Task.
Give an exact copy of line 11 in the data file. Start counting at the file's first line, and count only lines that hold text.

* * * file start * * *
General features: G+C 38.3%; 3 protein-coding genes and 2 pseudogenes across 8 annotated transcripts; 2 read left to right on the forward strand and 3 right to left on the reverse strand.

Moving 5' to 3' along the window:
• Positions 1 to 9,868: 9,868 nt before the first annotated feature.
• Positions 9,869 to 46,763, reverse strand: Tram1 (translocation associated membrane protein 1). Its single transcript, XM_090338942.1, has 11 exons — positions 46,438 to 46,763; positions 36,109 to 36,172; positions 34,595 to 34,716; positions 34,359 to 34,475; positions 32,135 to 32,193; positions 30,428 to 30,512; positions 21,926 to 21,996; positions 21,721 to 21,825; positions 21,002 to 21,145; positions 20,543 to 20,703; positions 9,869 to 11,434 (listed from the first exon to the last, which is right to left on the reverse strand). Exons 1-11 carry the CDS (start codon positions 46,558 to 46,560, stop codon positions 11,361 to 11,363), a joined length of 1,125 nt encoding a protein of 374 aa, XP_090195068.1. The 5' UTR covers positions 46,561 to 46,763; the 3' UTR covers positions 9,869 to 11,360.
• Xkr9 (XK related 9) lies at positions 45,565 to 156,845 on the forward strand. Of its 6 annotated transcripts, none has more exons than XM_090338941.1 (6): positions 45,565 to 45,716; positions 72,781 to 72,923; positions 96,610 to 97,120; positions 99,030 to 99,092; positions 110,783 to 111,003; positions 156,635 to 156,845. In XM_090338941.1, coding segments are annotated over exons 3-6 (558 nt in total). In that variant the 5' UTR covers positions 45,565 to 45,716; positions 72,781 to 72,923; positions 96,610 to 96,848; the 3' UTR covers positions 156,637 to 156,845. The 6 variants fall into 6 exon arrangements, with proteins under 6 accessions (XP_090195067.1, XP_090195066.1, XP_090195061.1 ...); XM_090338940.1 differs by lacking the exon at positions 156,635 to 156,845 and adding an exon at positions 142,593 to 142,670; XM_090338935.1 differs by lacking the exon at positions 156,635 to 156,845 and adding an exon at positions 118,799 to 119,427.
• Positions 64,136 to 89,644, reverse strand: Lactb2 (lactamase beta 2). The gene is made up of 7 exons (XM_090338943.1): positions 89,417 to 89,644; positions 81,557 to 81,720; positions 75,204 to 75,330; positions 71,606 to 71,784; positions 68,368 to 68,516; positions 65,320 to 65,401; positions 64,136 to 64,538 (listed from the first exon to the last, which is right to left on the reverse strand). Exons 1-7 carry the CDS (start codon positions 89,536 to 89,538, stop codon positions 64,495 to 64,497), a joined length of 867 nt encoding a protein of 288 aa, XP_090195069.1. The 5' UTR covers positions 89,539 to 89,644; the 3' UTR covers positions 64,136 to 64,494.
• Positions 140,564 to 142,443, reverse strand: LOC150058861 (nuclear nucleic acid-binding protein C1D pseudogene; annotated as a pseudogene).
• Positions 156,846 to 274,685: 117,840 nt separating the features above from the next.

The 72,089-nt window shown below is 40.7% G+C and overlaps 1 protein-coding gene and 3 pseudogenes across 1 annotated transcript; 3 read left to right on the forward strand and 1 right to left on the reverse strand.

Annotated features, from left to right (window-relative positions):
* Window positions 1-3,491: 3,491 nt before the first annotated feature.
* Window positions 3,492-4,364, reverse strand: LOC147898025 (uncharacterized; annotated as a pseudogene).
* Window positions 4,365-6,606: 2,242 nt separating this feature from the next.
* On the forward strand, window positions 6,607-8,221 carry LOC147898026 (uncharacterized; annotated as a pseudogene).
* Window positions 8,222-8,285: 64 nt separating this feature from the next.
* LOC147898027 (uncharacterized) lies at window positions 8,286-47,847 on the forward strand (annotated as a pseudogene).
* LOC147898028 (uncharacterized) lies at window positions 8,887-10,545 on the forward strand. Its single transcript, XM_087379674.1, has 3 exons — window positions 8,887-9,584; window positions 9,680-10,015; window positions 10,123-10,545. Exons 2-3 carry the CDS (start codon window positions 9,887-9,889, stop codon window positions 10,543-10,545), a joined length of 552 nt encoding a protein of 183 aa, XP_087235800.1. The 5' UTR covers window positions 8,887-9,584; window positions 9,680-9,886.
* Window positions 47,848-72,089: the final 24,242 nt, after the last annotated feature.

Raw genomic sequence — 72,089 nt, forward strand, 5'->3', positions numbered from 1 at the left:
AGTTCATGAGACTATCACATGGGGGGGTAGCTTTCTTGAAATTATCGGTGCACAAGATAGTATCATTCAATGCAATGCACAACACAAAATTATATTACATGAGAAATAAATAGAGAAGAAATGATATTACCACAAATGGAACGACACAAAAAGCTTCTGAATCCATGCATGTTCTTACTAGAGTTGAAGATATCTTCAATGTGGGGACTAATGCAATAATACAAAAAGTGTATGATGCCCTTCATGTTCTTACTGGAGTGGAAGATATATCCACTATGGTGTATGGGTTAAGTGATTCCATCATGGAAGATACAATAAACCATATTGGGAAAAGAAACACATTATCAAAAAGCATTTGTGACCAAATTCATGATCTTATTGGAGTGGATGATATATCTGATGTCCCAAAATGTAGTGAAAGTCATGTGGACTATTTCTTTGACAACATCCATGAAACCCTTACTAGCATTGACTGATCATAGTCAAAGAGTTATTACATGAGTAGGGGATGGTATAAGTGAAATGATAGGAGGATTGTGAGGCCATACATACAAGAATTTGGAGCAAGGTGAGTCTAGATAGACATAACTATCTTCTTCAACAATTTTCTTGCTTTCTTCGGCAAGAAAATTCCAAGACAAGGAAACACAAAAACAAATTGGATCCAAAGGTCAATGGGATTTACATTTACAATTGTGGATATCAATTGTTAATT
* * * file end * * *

* Window positions 1-3,491: 3,491 nt before the first annotated feature.